Monterey consultant can’t choose between projects

The Monterey Peninsula Regional Water Board (MPRWA) in California still has to decide between three competing seawater desalination projects for the area after its Technical Advisory Committee accepted on 17 September 2012 a report by consultants Separation Processes Inc of Carlsbad.

The consultant’s initial scoping and constraints analysis looked at reverse-osmosis (RO) projects from California American Water (Cal-Am), the DeepWater Desal group (DWD), and the People’s Moss Landing project (PML) to replace water currently abstracted from the Carmel river which must be reduced by 60% by the end of 2016.

Lack of comparable information was the main reason given by the consultant for making no decision at this stage. “Each candidate project has attendant risk, with none considered to be disqualifying at this juncture,” says the report.

Only a balanced evaluation on a uniform set of criteria could provide the necessary information, the consultant said, and recommended the inclusion of each proponent project for full evaluation. However, the report did collect more technical information on each project than had been previously available.

The most developed project would appear to be that proposed by Cal-Am, which is proposing two sizes of plant – 5.4 MGD (20,400 m³/d) and 9 MGD (34,000 m³/d).

Water would be treated with single-stage dual-media filtration in either gravity beds or pressure filters. The pretreated water would be stored and fed to first and second pass RO trains.

The second-pass trains would treat 40-50% of the product water produced by the first-pass trains, resulting in a final treated product with a 40-50% blend of second-pass product to first pass product. The blended RO product supply would be stabilized through calcite contact beds and supplemental carbon dioxide.

Disinfection would be through sodium hypochlorite addition, although potentially it could use UV disinfection in series on a temporary basis. Solids from the pretreatment system would be sent to a settling basin with decant sent along with RO brine to the Monterey Regional Water Pollution Control Authority’s outfall.

The consultant particularly questioned the lack of long-running experience with slant wells.

DWD proposes to draw seawater through a new screened ocean intake installed at a depth of approximately 65 ft (20m) depth in Monterey Bay, beneath the photic zone. The raw water would be pumped through a proprietary warming system located in an existing structure to increase its temperature from 8°C up to 29-35°C.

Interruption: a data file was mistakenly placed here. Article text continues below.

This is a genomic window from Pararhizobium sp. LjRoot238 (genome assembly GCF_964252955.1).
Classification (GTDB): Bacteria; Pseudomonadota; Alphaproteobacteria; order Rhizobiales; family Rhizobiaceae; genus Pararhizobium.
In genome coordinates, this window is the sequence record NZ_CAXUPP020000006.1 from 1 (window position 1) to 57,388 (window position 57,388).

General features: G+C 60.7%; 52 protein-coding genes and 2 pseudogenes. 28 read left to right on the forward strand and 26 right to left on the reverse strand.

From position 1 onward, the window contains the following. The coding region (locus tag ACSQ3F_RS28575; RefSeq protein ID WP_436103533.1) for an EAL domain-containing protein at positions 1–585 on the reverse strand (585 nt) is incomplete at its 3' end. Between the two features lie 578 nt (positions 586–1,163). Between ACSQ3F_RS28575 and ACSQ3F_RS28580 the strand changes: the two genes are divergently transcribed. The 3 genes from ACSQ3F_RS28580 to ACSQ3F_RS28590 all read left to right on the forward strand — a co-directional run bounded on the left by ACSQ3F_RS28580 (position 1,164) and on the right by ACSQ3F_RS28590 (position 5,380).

The consultant expressed reservations about this “black-box” system – “with no track record of successful operation it could prove unreliable and affect performance of the entire treatment system.”

The heated supply would be treated with single-stage dual-media filters, possibly with pre-oxidation and coagulant addition. The product from a single-pass RO would be stabilized through calcite contact beds and supplemental carbon dioxide. Disinfection would be through sodium hypochlorite addition.

Two facility designs are proposed, broken into two phases. The first 9.1 MGD (34,400 m³/d) phase would supply the Monterey Peninsula. The second phase would expand the plant to 22.3 MGD (87,000 m³/d) to supply water to northern customers.

PML is considering two alternative intake approaches – one to use an existing open-intake pumping system in the Moss Landing Harbor and existing supply pipelines; and a second to modify an existing outfall and use it as a supply line drawing water from the bay, similar to the DWD intake.

With either intake alternative, they propose to treat the incoming supply with single-stage granular-media filters and store the filtrate in a clear well ahead of the RO units. No details are given about the number of RO passes.

The SPI report says, “The lack of specificity in the PML treatment approach is a concern, but not considered disqualifying.”

PML has proposed two facility design capacities – 4.8 MGD (18,200 m³/d) and 9.4 MGD (35,600 m³/d).

Indpendent consultant Kris Helm, who presented the SPI report to the committee, is quoted in the Monterey Herald as criticising the California Public Utilities Commission’s preferance towards the Cal-Am proposal. He said all three proposals included difficulties which could present obstacles during environmental review and result in project delays.

He argued that CPUC should make every effort to ensure that these fundamentally different approaches was given equal footing in the environmental review.